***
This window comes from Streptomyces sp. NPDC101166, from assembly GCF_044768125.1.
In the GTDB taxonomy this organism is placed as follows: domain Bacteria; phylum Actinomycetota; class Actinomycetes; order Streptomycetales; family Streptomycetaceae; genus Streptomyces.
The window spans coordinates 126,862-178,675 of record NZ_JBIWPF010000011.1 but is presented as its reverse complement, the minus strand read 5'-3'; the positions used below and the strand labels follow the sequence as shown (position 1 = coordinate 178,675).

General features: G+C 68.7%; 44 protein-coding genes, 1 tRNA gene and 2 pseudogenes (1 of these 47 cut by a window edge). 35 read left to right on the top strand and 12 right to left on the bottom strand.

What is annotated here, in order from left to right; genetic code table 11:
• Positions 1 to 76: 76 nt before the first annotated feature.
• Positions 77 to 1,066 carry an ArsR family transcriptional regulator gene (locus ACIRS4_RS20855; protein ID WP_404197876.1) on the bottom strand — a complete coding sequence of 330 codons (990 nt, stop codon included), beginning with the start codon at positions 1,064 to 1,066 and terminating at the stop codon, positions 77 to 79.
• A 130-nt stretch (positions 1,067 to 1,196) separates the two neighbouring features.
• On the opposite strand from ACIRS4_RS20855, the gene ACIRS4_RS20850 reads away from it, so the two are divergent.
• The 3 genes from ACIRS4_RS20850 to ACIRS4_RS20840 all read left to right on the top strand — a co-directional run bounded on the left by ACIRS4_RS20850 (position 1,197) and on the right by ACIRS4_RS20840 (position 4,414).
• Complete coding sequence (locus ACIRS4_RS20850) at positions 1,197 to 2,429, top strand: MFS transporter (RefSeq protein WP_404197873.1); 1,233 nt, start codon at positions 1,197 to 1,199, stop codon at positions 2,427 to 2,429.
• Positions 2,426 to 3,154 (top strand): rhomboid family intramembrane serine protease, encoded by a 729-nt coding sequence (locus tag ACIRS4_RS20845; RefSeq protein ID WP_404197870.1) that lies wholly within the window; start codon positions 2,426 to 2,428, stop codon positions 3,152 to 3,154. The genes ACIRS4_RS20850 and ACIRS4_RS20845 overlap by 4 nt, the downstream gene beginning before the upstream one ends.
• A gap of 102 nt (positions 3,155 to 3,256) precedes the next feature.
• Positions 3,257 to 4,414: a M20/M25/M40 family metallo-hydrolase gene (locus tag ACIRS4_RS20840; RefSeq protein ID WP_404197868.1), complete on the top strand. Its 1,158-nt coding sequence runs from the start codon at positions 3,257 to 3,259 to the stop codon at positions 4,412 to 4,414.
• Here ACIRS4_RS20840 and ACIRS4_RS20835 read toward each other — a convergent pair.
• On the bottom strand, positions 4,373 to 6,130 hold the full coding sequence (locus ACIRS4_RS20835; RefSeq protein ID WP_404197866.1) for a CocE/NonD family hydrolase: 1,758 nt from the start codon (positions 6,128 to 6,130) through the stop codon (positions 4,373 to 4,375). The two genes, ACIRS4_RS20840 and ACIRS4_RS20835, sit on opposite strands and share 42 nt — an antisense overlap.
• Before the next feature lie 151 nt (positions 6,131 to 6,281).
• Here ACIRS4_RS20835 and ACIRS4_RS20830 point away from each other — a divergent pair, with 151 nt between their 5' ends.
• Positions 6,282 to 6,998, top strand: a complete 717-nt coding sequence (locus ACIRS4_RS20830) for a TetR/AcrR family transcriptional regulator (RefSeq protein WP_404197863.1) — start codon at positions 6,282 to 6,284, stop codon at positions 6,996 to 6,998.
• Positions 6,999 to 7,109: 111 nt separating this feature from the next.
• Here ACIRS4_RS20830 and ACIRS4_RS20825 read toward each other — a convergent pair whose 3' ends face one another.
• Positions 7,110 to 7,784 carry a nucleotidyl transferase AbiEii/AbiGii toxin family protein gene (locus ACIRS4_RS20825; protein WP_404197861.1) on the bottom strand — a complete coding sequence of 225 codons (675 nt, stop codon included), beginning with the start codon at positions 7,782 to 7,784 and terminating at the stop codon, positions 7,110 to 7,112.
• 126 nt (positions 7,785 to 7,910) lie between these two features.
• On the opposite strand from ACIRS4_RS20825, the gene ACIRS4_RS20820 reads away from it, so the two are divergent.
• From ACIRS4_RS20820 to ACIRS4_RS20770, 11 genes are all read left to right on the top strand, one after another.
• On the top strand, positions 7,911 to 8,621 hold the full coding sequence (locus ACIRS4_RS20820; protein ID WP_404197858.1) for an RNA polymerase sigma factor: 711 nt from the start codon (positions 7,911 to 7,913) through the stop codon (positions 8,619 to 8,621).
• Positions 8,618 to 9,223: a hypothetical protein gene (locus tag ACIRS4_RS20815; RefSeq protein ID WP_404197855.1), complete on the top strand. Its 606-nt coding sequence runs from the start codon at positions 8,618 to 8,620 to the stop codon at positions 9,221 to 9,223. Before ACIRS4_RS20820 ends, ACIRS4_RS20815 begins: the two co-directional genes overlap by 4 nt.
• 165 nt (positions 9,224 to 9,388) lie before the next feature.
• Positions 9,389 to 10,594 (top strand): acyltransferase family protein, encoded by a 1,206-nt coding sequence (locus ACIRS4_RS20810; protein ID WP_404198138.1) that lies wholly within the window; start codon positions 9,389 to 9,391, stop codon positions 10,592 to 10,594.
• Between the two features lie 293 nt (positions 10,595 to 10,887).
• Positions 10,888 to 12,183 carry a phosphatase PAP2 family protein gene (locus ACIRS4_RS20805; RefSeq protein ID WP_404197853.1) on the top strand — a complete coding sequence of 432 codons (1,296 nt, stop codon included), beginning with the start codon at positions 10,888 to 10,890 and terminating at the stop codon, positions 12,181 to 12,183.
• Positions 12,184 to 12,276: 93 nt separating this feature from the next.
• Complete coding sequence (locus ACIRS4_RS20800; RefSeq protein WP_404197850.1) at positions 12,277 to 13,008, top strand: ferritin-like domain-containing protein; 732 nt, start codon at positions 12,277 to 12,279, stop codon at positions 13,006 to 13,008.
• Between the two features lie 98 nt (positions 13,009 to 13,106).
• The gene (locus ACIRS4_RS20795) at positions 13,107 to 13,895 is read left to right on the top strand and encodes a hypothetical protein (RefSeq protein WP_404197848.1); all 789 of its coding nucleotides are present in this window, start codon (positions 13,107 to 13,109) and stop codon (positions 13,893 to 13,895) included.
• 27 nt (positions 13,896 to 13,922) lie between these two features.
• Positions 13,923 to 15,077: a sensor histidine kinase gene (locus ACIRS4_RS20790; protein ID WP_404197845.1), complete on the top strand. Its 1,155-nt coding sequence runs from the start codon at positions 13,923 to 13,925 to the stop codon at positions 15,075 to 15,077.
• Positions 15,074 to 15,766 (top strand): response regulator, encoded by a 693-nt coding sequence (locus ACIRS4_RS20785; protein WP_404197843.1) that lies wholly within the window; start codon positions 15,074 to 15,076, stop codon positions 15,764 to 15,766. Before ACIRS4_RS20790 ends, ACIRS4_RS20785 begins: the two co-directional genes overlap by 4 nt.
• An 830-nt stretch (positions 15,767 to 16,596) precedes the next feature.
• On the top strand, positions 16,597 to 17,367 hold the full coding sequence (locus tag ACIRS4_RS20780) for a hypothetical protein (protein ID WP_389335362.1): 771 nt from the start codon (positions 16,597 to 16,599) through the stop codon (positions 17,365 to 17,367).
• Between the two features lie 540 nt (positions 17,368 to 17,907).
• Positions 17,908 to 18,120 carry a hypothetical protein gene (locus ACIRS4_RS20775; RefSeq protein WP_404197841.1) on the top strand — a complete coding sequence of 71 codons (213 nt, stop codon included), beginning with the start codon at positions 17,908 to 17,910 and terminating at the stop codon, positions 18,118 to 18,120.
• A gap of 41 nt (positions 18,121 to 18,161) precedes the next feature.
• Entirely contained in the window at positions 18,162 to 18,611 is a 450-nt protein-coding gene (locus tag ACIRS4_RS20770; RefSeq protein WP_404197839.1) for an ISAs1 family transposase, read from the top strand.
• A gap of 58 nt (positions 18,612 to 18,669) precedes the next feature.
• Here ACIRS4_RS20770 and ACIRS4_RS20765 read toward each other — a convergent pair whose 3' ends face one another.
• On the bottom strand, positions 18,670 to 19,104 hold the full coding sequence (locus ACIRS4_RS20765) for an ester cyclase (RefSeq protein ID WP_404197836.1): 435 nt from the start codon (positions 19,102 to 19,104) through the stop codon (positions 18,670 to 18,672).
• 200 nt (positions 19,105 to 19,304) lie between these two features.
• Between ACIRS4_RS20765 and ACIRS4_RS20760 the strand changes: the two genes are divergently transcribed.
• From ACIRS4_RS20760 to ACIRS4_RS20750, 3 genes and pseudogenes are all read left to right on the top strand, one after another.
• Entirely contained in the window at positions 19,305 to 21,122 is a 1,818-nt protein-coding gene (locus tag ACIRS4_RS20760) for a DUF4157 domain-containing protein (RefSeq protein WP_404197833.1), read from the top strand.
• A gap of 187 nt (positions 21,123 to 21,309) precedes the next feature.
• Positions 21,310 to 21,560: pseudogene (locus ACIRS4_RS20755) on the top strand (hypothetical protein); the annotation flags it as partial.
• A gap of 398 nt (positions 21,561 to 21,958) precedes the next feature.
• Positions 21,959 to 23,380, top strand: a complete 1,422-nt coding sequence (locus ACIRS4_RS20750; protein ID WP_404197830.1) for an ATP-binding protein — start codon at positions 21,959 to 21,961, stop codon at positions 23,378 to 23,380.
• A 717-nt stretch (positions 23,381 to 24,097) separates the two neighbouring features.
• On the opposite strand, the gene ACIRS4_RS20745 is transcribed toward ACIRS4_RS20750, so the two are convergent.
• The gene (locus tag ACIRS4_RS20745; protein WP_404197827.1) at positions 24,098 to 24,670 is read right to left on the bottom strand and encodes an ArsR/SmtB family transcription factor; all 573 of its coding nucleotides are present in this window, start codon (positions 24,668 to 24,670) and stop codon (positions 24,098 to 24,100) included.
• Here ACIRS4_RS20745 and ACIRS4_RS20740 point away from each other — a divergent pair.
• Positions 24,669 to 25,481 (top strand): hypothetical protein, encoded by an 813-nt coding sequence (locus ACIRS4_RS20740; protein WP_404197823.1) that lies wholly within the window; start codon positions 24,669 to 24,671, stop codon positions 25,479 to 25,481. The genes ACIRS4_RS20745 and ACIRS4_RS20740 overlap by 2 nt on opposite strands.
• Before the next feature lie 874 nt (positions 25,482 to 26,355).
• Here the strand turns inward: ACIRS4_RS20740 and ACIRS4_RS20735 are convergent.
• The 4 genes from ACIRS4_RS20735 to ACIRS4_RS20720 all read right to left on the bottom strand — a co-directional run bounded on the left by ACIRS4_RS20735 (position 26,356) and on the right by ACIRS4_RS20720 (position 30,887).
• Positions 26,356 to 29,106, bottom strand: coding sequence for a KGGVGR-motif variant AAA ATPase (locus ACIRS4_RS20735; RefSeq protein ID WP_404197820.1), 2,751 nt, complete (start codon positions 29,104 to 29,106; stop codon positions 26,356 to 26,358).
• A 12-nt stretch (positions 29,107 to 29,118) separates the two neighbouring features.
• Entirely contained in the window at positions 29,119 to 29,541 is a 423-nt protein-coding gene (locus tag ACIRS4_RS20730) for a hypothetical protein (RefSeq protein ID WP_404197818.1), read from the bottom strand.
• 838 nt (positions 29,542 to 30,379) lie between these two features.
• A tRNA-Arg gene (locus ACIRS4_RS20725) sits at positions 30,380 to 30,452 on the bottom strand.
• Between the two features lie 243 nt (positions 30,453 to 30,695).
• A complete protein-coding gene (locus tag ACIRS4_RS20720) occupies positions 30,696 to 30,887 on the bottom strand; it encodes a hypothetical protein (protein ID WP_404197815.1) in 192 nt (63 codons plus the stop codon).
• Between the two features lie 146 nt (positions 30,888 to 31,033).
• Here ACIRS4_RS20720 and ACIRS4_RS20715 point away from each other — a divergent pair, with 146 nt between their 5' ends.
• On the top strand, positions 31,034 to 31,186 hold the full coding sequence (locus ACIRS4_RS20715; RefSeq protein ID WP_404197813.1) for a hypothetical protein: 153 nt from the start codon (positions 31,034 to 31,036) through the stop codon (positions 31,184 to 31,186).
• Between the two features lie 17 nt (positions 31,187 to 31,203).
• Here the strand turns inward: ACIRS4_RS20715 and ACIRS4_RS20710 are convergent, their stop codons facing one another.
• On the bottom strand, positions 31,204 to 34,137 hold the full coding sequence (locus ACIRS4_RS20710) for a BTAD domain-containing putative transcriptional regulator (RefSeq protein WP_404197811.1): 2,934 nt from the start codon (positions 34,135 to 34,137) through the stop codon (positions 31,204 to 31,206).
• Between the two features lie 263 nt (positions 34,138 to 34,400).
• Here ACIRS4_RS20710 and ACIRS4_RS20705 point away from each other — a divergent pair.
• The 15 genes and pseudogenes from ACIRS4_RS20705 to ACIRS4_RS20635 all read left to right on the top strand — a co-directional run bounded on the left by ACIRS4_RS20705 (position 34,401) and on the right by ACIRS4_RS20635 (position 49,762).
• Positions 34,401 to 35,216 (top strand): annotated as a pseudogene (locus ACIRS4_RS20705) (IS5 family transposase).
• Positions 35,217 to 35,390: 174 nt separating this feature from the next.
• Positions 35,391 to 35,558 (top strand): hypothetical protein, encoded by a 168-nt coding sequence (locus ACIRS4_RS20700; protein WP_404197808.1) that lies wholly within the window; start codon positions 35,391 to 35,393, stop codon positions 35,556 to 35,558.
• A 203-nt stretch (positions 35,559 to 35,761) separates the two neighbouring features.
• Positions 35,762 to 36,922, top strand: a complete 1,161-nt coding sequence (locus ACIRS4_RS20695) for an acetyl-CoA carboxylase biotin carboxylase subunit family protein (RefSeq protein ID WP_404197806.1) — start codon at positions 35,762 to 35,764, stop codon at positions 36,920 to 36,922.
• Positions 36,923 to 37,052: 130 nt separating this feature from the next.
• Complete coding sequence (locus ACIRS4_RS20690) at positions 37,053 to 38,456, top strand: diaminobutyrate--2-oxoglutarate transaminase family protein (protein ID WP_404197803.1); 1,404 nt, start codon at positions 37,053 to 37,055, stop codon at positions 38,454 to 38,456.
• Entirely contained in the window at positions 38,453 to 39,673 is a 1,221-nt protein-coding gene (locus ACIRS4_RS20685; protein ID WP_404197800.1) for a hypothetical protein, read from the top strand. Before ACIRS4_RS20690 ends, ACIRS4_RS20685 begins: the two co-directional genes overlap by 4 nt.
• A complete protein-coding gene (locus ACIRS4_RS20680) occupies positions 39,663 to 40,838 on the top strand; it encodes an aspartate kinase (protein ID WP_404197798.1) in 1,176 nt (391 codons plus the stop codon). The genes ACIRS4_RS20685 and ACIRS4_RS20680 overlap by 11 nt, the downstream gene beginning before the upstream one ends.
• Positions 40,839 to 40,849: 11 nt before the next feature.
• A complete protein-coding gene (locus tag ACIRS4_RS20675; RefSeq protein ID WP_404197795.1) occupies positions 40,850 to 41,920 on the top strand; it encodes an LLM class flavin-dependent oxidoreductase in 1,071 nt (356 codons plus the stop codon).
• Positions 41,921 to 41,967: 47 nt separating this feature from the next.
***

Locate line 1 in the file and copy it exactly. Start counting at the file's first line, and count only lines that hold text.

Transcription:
This window comes from Streptomyces sp. NPDC101166, from assembly GCF_044768125.1.